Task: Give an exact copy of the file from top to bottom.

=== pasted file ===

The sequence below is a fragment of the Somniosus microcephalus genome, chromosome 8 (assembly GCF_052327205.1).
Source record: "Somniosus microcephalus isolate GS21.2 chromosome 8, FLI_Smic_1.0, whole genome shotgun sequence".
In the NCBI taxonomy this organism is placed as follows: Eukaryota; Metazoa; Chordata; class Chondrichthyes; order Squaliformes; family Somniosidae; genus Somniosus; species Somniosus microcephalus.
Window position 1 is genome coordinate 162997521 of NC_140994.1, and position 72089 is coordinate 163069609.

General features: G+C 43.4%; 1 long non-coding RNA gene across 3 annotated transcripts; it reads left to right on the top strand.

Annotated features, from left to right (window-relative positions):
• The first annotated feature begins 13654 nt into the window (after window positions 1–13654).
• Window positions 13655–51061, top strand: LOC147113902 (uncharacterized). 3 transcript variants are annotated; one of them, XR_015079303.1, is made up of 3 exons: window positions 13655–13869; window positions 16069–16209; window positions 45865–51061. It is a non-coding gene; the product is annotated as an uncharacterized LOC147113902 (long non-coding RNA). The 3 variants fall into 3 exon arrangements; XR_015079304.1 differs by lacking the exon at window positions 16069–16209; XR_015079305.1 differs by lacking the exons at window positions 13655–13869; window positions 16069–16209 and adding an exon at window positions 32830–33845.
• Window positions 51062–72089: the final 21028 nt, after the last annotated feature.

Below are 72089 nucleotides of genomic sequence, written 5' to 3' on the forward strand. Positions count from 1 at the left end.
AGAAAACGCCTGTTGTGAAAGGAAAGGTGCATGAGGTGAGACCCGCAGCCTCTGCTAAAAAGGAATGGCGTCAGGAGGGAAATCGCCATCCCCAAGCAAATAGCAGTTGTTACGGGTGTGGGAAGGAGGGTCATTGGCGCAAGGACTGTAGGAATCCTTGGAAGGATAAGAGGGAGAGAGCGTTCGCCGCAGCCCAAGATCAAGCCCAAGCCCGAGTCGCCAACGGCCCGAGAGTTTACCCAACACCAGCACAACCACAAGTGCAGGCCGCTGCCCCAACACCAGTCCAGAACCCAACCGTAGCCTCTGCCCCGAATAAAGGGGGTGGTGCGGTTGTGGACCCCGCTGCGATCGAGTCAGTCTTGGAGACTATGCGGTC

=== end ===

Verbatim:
The sequence below is a fragment of the Somniosus microcephalus genome, chromosome 8 (assembly GCF_052327205.1).
Source record: "Somniosus microcephalus isolate GS21.2 chromosome 8, FLI_Smic_1.0, whole genome shotgun sequence".
In the NCBI taxonomy this organism is placed as follows: Eukaryota; Metazoa; Chordata; class Chondrichthyes; order Squaliformes; family Somniosidae; genus Somniosus; species Somniosus microcephalus.
Window position 1 is genome coordinate 162997521 of NC_140994.1, and position 72089 is coordinate 163069609.

General features: G+C 43.4%; 1 long non-coding RNA gene across 3 annotated transcripts; it reads left to right on the top strand.

Annotated features, from left to right (window-relative positions):
• The first annotated feature begins 13654 nt into the window (after window positions 1–13654).
• Window positions 13655–51061, top strand: LOC147113902 (uncharacterized). 3 transcript variants are annotated; one of them, XR_015079303.1, is made up of 3 exons: window positions 13655–13869; window positions 16069–16209; window positions 45865–51061. It is a non-coding gene; the product is annotated as an uncharacterized LOC147113902 (long non-coding RNA). The 3 variants fall into 3 exon arrangements; XR_015079304.1 differs by lacking the exon at window positions 16069–16209; XR_015079305.1 differs by lacking the exons at window positions 13655–13869; window positions 16069–16209 and adding an exon at window positions 32830–33845.
• Window positions 51062–72089: the final 21028 nt, after the last annotated feature.

Below are 72089 nucleotides of genomic sequence, written 5' to 3' on the forward strand. Positions count from 1 at the left end.
AGAAAACGCCTGTTGTGAAAGGAAAGGTGCATGAGGTGAGACCCGCAGCCTCTGCTAAAAAGGAATGGCGTCAGGAGGGAAATCGCCATCCCCAAGCAAATAGCAGTTGTTACGGGTGTGGGAAGGAGGGTCATTGGCGCAAGGACTGTAGGAATCCTTGGAAGGATAAGAGGGAGAGAGCGTTCGCCGCAGCCCAAGATCAAGCCCAAGCCCGAGTCGCCAACGGCCCGAGAGTTTACCCAACACCAGCACAACCACAAGTGCAGGCCGCTGCCCCAACACCAGTCCAGAACCCAACCGTAGCCTCTGCCCCGAATAAAGGGGGTGGTGCGGTTGTGGACCCCGCTGCGATCGAGTCAGTCTTGGAGACTATGCGGTC